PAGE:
Jesus speaks with authority. His followers fumble as they try to grasp his meaning. In that way, we are like Jesus’ first followers. Do our priorities indicate our ignorance?
Jesus’ mission, while clear as crystal to some, is as opaque as split pea soup to others. His first disciples thought that Jesus came to rescue Israel from the Romans. Some members in our congregations may have learned the error of that expectation. But we may have other expectations of our gracious God—such as the notion that if we pray enough God will eradicate cancer or reduce global warming or make peace with or without our investing ourselves in the effort. Could disappointment when such expectations are not met lead some to give up on God? Indeed, suffering, loss, disillusionment, and lesser reasons have lured many away from church.
Jesus instructs the disciples to wait for the Father’s promise. We sense in that instruction a powerful call to discernment. We are to ask God’s direction and listen and watch for it. We step up our praying with sacred scripture; we choose to be quiet in God’s presence so that we can better listen to the still, small voice of the Spirit. Those first disciples may have stood there with their mouths gaping open as they watched Jesus ascend, but we know Jesus is anything but gone from this world. Our gracious God keeps sending the Holy Spirit pulsing through our communities.
God, may the Ascension remind us that Jesus is in communion with you. May we deepen our intention to be part of the body of Christ. Help us be in communion as Father, Son, and Holy Spirit are in communion. May Jesus’ Ascension help us to prayerfully wait for and attentively discern your will, gracious God. Thank you for your gift of the Holy Spirit, assuring us we are not alone to tend to our sorely troubled world. Amen.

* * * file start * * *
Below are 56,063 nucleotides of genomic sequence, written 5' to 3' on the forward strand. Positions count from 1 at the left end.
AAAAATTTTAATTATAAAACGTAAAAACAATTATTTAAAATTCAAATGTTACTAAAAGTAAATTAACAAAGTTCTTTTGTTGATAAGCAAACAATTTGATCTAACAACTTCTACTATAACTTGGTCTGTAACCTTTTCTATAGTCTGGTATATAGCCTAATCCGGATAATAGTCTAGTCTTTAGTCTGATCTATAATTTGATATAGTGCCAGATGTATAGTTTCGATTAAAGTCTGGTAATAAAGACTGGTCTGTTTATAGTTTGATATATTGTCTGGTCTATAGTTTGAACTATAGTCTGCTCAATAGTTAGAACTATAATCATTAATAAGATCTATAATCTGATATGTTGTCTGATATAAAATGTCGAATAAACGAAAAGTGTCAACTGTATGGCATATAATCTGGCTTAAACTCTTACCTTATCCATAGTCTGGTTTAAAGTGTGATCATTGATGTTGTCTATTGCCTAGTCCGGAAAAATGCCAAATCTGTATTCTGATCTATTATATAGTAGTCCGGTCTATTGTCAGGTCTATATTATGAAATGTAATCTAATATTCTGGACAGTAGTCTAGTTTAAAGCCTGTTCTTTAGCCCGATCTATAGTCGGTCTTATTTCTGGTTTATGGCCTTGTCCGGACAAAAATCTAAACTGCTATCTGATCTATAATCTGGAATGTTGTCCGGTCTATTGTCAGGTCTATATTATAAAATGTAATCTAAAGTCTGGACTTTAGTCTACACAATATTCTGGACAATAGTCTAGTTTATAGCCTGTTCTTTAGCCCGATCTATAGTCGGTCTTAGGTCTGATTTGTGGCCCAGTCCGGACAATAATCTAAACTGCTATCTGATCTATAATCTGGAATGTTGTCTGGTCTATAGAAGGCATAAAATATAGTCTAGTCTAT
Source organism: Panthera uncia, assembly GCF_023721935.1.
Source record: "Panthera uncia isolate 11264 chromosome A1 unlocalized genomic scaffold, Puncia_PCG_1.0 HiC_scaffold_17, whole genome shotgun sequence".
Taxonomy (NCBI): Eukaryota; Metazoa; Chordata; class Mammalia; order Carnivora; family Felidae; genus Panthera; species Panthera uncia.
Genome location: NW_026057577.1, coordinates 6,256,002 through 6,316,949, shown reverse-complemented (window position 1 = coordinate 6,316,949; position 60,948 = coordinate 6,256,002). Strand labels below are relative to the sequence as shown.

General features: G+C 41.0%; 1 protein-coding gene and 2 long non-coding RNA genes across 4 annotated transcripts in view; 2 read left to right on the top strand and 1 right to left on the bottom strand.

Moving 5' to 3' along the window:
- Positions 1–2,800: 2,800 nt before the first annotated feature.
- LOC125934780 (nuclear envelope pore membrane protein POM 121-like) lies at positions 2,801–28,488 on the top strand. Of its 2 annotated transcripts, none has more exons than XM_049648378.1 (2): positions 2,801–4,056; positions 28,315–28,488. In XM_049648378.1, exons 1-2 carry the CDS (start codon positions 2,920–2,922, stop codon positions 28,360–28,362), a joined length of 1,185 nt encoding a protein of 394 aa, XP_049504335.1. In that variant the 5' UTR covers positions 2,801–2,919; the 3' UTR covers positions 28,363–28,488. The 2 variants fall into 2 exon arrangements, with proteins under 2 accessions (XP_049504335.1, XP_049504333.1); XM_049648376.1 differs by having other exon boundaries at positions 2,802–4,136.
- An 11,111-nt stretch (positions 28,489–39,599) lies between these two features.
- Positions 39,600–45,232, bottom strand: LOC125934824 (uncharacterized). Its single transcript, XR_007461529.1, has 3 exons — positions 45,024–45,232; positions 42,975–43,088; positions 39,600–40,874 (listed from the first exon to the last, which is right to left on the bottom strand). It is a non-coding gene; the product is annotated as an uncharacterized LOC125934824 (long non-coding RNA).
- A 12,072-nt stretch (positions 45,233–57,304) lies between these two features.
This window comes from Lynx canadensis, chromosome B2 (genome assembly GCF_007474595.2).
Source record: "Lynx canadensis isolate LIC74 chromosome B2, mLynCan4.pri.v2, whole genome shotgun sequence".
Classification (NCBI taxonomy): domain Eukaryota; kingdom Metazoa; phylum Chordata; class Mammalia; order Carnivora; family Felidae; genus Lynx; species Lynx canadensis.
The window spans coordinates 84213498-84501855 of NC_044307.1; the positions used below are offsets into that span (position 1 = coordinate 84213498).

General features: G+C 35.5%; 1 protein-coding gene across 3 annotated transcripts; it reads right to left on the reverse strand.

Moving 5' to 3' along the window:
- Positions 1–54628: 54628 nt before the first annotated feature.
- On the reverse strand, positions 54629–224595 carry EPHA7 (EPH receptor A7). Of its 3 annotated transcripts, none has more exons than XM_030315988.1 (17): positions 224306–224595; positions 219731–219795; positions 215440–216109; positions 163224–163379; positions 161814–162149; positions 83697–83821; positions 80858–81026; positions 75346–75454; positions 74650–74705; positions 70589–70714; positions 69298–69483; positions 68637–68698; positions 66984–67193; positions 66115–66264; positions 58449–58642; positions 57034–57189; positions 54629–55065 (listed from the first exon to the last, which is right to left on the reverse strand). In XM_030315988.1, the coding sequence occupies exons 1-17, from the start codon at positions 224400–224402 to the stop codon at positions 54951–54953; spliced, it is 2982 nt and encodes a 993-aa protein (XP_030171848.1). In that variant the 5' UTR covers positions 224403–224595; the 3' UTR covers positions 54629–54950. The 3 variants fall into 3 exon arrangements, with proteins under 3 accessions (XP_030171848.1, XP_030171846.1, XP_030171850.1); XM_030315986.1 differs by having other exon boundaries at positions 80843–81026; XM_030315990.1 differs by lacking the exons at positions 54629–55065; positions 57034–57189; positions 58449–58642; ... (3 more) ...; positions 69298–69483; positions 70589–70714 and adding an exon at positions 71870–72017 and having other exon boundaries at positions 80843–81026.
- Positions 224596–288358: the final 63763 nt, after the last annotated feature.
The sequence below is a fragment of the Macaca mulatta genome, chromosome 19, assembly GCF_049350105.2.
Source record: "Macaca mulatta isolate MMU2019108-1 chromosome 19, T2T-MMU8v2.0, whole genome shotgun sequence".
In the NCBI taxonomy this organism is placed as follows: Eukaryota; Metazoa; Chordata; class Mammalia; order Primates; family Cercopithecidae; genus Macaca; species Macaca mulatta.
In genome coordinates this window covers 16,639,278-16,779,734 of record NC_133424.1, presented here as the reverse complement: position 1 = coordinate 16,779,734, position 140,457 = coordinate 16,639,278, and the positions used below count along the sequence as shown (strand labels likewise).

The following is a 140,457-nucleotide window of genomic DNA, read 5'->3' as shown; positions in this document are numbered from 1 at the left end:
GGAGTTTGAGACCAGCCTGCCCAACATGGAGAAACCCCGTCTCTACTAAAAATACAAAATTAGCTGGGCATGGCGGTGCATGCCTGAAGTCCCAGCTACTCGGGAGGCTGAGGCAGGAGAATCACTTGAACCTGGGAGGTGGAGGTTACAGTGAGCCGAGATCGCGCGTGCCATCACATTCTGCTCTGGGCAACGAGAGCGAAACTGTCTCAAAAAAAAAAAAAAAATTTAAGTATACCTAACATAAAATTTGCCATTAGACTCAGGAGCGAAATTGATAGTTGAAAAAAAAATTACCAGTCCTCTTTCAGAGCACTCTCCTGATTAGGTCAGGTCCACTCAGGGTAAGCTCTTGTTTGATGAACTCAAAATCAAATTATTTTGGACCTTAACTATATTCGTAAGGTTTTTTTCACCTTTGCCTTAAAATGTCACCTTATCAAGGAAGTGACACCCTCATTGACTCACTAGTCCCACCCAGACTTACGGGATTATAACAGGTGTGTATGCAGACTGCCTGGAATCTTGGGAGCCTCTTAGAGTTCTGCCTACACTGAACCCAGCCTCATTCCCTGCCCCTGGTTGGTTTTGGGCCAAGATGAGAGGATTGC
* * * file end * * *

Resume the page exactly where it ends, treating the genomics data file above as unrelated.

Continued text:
Scripture tells us that in our lives, especially in our spiritual lives, we need to distinguish what is true from what is false. The psalmist admonishes us to follow the truth of God and flee wicked ideas. This week we read about Judas, who did not follow that advice—with disastrous results. In Acts, the apostles seek to replace Judas with a witness to Jesus who has not been led astray. In John’s Gospel, Jesus bemoans the loss of Judas and prays that his followers will cling to his words. First John reminds us that God’s words are trustworthy above all. They bear witness to the life that comes through Christ, whose legitimacy was confirmed by his ascension into heaven.
Read Acts 1:1-11. How do you experience the power of the Holy Spirit in your life? How does the Spirit guide you?
Read Psalm 1. Who are the people around you who exhibit the strength and fruitfulness of those described in this psalm?
Read 1 John 5:9-13. How have you come to know the testimony of God in your heart? How do you live differently as a result?
Read John 17:6-19. What helps you to sense God’s presence and protection in your life?
Respond by posting a prayer.